The other information on the option buttons and the control knob is printed directly onto the plastic, which if not cared for, could suffer the same disappearing fate as previous Hoover washing machines. To be fair, Hoover's instruction book will no doubt warn only to wipe with a damp cloth, and people who have lost the writing may have used cleaning products, but as I say, Hoover washing machines have been notable for this problem above all other makes. Take care to just wipe carefully with a damp cloth.
The parts inside the H160E washing machine
There are some good improvements to parts that caused breakdowns in previous Hoover washing machines and some deficiencies that still haven't been addressed yet. The suspension legs look a bit basic, but then crude suspension is common on all but the quality washing machines and it's one of the reasons why they aren't so stable on spin. The plastic lower half of the suspension looks breakable, but modern washing machines use advanced out of balance load detection which presumably allow the use of plastic in the suspension. I've seen the same type of suspension on other makes too.
The top and bottom photos show a simple un-cramped design which should be easy to maintain (apart from if drum bearings fail, which is covered further down this section)
- The Heater and thermostats are where they should be on a washing machine - at the back where an engineer can get to them easily
- The two top tub springs holding the tub central inside the casing are now extremely strong
- Hoover are still one of the only washing machine manufacturers that often don't have a customer accessible filter to protect the water pump.
- No adjustment on the motor for the drive belt means a new belt will be required instead of tightening up the slack as it wears (This is becoming common these days)
- Hoover have a good track record with drum bearings over recent years, so drum bearing failure isn't a common fault on them (as it is with Hotpoint's) However, If the drum bearings fail on this range of washing machine, you can't replace them separately. You have to replace the entire tub with them already pressed in. This means that the washing machine is likely to be scrapped if the drum bearings fail (after the 5-year parts guarantee has expired) because of the high repair cost compared to the low purchasing price. This type of scenario is very common with all the cheaper washing machines these days ( Do washing machines have built-in obsolescence? )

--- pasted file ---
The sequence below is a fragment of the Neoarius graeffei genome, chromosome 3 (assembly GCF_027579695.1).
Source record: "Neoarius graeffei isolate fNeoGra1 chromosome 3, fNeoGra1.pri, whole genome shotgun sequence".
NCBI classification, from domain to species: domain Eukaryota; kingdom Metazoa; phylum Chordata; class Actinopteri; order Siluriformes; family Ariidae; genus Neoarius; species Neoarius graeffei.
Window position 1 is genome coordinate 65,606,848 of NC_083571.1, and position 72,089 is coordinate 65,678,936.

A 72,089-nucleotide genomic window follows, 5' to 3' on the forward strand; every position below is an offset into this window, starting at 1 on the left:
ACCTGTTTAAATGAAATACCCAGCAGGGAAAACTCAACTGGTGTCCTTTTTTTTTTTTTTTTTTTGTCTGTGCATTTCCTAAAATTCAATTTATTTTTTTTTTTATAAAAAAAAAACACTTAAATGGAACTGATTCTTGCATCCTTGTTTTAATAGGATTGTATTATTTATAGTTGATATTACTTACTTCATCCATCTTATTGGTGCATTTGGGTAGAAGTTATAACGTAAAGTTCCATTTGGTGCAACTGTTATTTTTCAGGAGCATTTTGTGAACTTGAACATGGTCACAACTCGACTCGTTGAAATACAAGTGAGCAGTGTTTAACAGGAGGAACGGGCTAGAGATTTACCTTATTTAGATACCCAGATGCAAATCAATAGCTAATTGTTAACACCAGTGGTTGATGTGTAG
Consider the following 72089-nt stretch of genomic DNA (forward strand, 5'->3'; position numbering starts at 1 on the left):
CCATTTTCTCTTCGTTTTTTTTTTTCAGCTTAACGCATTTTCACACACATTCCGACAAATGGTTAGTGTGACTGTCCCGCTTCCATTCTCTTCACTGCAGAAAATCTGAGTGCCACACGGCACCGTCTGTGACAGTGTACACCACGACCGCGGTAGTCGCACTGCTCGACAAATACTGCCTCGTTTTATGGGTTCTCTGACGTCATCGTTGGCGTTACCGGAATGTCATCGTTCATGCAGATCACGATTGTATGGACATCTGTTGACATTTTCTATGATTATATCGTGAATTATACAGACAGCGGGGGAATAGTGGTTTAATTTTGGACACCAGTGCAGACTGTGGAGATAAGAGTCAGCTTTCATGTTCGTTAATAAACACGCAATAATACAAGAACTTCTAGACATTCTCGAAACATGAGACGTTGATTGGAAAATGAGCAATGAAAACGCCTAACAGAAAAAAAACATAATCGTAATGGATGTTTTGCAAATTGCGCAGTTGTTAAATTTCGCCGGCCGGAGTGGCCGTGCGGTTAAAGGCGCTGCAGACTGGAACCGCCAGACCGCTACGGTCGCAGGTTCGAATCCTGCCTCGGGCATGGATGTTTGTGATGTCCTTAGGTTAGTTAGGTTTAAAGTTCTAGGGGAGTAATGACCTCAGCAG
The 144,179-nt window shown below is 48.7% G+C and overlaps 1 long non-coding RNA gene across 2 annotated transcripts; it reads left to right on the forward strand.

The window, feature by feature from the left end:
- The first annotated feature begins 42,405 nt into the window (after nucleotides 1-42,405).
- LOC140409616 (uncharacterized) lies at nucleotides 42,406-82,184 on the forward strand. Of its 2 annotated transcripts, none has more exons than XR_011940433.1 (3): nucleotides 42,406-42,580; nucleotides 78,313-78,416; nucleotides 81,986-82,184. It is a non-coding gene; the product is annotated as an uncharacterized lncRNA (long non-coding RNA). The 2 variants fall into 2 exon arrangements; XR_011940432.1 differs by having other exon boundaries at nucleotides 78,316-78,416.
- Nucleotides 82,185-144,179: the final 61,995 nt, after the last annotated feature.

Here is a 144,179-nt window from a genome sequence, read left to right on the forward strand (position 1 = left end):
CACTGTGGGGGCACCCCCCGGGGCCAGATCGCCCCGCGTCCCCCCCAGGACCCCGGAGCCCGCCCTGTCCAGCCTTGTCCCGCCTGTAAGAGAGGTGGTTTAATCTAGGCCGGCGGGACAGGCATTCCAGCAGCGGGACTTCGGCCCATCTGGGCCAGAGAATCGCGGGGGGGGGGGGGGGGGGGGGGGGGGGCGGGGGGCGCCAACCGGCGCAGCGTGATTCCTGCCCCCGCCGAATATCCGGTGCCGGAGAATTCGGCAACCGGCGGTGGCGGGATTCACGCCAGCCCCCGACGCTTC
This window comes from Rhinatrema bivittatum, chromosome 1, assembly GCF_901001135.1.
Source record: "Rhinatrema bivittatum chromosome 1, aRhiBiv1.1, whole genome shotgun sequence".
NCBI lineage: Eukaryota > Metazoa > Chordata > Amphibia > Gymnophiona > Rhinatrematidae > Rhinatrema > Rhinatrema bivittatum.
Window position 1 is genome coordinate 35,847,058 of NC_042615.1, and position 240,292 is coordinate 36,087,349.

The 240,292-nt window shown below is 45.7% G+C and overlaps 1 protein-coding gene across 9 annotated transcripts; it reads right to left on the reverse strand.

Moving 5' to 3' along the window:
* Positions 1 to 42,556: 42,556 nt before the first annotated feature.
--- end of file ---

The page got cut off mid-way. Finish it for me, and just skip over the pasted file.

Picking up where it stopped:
Things I don't like about the Hoover H160E
One thing that annoys me (from a repairman's point of view) about the Hoover H160E is the lid arrangement This range of washing machines share the same lid that Hoover have adopted from Candy over the last several years. This isn't a serious consideration from a user's point of view, but depending on the location of your fill taps, drain stand pipe and mains socket, it can affect how easy it is to work on the machine in the future.
Let me explain:
A washing machine lid usually fits under two lugs at the front and is secured with two screws at the back. To remove it, you pull the washing machine out (usually from underneath a work surface) far enough to get to the two screws at the back. Once undone, the lid knocks forward and is off in seconds.
The lid on the H160E range (and previous Hoover washing machines like the Performa and Quatro) slides in from the back between plastic guides. This means you have to pull the washing machine much further out (about 3 foot) so you can slide the lid completely out of its plastic fittings. Due to the shortness of standard washing machine hoses and the fact that plumbers often plumb taps under cupboards this is often impossible to do without disconnecting the washing machine from the plumbing and is an unnecessary pain.
The first time I came across this lid arrangement, I stood the lid on its side away from the washing machine while I worked on the machine. The floor became wet (as it does) and because the lid is made of laminated wood, it absorbed water, swelled at the edges and refused to slide back in. I had to trim it extensively with a Stanley knife.
Unpacking the washing machine before use:
This is a heavy machine. Part of the procedure for removing the transit packing and getting the washing machine ready for use involves fitting a plastic cover underneath (supplied). This means laying the washing machine down on the floor.
I don't even see why this cover is needed. Hoover have never used them before and most other washing machines don't use them either. If they are going to fit them, they should be fitted at the factory and not by customers, many of whom may be able to take out transit bolts and packing, but not able to lay down and pick up a heavy washing machine.
The sump hose and pressure chamber share the same source of water in such a way that I wonder what would happen if a sock, or other obstruction, was to get jammed in the entry to the hose. Looking at the hose arrangement, if the blockage prevented water getting past it, then water could also be prevented from getting to the pressure chamber and cause overfilling. This may, or may not happen and maybe Hoover decided that socks would not get swallowed up in this machine. Only time will tell. Also, 1600 spin speed is unnecessarily fast, especially when the washing machine isn't particularly well built.
Summary: I put my summaries at the beginning of my reviews so people can quickly assess the washing machine.